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What Netflix has taught me during the pandemic


My friend, Paul, called me out a few weeks back.

“You know,” he said.  “It occurs to me that many people have used their time during this pandemic to do new things… to learn to paint… or play piano… to do house renovations… or even read the classics.   All you did was watch 49 episodes of Billions.”

Damn.  Guilty.  

I was late to the party with Billions, but quickly got sucked in, maybe because it’s loosely based on real events.  And now that I’m caught up, I’ve become hooked again, this time on Ozark.  Neither of these series has imparted any real life (or business) lesson to me – other than that bad people will behave badly, whether in Manhattan or Missouri.

Thankfully, there’s also been The Last Dance.

Many millions have watched the 10-episode behind-the-scenes look at Michael Jordan’s sixth and final championship run in 1998, along with flashbacks of his career and the Chicago Bulls’ dynasty that dominated the NBA in the 1990s. It has quickly become the most-watched sports documentary of all time.

I found it full of lessons for both life and business, and it seemed to appeal beyond just basketball.  My daughter, Julia, watched it along with me and, unless it’s the Raptors making history (or the players’ hair styles), she has zero interest in basketball.  But The Last Dance seemed to be just as much about competitiveness, power, relationships, culture, conflict, pain, hopes and dreams, achievement.

It had a slice of everything.

Along the way, I picked out a short list of observations that (to me) also apply to business:


  1. It only takes one individual to set the tone for the team.   

Not only was Jordan’s talent off the charts – the best player in the game – he was a competitive freak.  His work ethic and commitment set a clear tone for the rest of the Bulls.   They had to measure up because Michael expected them to.  After losing to the more physical Detroit Pistons in 1990, Jordan pushed the team to work all summer – lifting weights, adding muscle, deepening their discipline. The Bulls came back and won their first championship a year later.

And he was the same off the court.  Here was the richest player in the game (now worth $2.1 billion), pitching quarters against the locker room wall in competition with the head of security at the United Center, playing for $10 bills.  This was MJ’s team and his competitive fire came to define the Bulls culture.  He had to win.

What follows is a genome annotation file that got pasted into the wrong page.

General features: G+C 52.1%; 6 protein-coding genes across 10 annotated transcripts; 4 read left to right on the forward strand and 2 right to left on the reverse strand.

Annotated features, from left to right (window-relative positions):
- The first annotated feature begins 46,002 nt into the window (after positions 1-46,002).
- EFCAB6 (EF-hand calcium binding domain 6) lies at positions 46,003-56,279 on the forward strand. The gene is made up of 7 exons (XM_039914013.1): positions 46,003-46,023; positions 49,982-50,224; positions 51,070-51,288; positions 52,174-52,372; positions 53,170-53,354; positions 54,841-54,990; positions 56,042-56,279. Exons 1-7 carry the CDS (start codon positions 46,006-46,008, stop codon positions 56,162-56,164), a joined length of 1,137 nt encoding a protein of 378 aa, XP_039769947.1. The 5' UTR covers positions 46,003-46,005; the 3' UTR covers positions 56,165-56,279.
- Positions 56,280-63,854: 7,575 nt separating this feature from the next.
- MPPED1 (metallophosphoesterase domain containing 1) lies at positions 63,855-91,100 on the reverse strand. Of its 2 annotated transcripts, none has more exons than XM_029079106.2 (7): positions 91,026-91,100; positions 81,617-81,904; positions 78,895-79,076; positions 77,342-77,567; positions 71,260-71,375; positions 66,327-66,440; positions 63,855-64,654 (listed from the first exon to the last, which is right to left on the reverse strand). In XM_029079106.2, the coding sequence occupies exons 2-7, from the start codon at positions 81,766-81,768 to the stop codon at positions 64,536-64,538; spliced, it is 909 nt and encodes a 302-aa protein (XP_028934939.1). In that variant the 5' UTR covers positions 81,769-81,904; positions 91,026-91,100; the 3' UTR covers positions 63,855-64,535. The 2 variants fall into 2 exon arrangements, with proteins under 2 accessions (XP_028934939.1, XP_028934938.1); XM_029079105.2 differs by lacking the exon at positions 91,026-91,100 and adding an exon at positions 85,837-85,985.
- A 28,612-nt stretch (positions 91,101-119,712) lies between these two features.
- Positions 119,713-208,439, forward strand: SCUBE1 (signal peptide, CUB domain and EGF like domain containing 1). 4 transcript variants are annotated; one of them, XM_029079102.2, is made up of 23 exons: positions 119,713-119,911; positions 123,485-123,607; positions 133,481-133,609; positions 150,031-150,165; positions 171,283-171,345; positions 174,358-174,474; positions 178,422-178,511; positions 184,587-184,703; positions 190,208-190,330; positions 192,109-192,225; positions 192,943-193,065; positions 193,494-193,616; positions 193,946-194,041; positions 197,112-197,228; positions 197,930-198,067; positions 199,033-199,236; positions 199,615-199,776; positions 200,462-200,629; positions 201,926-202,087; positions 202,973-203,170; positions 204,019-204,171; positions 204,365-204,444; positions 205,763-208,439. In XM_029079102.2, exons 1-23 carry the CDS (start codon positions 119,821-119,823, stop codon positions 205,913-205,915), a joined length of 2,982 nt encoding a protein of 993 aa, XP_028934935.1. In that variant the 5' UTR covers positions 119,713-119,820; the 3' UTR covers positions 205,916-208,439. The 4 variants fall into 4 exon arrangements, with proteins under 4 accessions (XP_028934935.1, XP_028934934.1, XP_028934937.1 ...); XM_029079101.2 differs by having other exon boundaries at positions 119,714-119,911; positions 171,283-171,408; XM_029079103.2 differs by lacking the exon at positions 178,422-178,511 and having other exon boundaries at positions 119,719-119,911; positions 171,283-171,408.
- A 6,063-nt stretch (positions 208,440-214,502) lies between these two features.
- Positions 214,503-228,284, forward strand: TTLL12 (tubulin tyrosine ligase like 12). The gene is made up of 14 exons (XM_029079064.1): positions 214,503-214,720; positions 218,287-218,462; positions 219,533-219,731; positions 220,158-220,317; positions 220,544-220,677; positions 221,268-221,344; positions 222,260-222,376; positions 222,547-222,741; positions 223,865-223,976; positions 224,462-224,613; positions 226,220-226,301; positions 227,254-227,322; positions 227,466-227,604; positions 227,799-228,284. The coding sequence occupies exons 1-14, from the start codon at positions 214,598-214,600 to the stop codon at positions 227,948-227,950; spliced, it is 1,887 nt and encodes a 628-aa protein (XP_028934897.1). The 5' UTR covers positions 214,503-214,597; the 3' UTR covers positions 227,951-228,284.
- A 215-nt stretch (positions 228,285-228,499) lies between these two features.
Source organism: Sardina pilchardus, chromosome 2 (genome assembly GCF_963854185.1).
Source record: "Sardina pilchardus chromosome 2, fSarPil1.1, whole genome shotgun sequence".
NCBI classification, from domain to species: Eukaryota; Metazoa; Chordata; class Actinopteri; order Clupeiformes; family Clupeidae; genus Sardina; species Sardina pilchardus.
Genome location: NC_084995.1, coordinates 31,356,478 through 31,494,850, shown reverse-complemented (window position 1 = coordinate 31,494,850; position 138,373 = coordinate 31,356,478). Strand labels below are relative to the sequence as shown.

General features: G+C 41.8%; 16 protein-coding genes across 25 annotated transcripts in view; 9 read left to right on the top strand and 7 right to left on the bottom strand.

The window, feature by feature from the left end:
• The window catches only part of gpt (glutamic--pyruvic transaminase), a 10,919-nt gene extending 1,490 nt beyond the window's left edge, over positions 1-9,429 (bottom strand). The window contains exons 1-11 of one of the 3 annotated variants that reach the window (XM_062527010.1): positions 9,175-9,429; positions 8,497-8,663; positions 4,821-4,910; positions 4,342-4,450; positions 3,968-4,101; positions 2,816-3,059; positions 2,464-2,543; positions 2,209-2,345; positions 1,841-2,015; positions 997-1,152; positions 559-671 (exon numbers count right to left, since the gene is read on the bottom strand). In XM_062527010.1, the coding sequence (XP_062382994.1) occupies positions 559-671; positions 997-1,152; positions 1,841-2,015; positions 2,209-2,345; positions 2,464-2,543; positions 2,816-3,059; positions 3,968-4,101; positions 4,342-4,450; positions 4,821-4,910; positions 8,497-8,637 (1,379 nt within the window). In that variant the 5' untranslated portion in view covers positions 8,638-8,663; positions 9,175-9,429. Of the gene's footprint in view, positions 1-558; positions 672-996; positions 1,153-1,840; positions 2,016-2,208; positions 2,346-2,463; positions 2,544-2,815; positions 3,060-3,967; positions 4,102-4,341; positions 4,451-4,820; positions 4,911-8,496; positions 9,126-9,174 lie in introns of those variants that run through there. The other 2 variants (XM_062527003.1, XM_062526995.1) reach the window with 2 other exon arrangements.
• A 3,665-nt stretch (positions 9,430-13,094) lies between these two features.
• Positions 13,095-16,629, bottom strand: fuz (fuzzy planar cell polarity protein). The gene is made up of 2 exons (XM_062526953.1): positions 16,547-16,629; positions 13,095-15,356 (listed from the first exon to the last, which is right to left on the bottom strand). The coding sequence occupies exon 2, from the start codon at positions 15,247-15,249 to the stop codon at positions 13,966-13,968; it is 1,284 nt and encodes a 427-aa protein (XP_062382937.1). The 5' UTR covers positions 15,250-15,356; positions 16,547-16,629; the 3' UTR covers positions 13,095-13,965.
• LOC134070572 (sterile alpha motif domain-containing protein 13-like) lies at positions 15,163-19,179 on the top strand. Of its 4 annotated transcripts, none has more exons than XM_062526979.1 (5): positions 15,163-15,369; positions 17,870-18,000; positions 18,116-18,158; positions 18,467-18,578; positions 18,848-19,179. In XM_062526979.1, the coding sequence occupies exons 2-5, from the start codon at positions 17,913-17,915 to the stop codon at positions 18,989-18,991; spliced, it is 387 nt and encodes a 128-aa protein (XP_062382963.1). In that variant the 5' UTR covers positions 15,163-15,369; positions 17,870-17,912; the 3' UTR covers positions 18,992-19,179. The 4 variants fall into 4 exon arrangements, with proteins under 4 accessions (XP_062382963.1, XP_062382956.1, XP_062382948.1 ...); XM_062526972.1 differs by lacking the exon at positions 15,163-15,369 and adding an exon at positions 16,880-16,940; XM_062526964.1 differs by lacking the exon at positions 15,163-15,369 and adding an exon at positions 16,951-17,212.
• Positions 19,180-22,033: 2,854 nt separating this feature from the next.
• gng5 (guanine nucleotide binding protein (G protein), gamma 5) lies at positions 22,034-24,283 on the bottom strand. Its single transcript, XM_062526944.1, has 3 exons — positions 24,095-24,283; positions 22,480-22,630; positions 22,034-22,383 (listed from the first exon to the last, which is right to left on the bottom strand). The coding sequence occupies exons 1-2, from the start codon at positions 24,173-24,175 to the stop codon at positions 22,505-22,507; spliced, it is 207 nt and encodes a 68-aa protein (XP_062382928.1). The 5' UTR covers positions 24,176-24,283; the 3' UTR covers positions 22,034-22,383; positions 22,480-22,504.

1. But it takes more than one for the team to win.

People forget that Jordan was a Bull for six seasons before winning his first championship.  In his early years, the team was all about Michael.  Pass the ball to Mike, let him take the shots.  But it didn’t all come together until Phil Jackson became coach of the Bulls and installed his infamous “triangle offense.”  Jackson’s idea was to create multiple threats to score other than just Michael, like Scottie Pippen and Dennis Rodman and Steve Kerr, among others.  The new offence allowed every player to contribute their strengths.

Being the best player on the court only got Jordan (and the Bulls) so far.  Pippen was also one of the top players in the game.  Jordan made him even better, and Scottie made Michael better too.  Once Jordan realized that, once the triangle offense took hold, things went to another level of success.  Together, Jordan and Pippen would help the Bulls win six championships in eight years.  It took a team.



  1. Manage to the mix.  

It’s not only about the team, but mixing together the various parts in the most effective way.  That’s why, to me, Phil Jackson was the missing ingredient in the Bulls’ success.  Not only did he get MJ some help, and take some of the pressure off him – he found the right way to combine all of the pieces with the right touch.  Rodman was an example.  He was, by far, the best defensive player in the league, and a key part of the Bulls second ‘three-peat’ of championships.  But he was also a pain in the ass to put up with.  There was the scene of Rodman running off to Las Vegas with Carmen Electra for a 48-hour “vacation” in the middle of the 1998 season, and then heading to Detroit – in the middle of the Finals – to wrestle with Hulk Hogan.

This was one of Jackson’s unique gifts as a coach.  He understood not only when to give his players space, but why they needed it.  It built a bond of trust between him and the team.  And it ended up creating a dynasty.  In Jordan’s own words:  “Phil had a way of always drawing you in to be part of the process.”


  1. Ego can be poison.

My final insight has to do with the Bulls’ general manager.  Make no mistake, Jerry Krause was excellent at his job.  He had the smarts to draft a talent like Pippen from a tiny college.  He added complementary pieces to Jordan that made the team better.  He had the guts to fire a good coach (Doug Collins) and hire an even better one (Jackson). He brought in Rodman when others around the league thought he was crazy.  The list goes on.

But, like too many managers in business, Krause wanted the credit – and he ended up being the primary reason that 1998 was the “last dance” for the Bulls.  He decided even before the season began that the following season (1999) would be a rebuild and that Jackson’s coaching contract wouldn’t be renewed.  The dominoes toppled from there.  Jordan decided he wouldn’t play for any coach other than Jackson, so 1998 would be his own last dance.   Krause’s ego ultimately got in the way, and spelled the end of the Bulls dynasty.

They never won another championship.

So, if you haven’t yet seen it, give The Last Dance a view, and let me know what you think.  (It’s even better than Billions.)

And then ask yourself:

  1. Who’s setting the tone on your team?
  2. Do you draw on the strengths of all of your players?
  3. How does the whole mix come together?
  4. Does ego get in the way?

~ Craig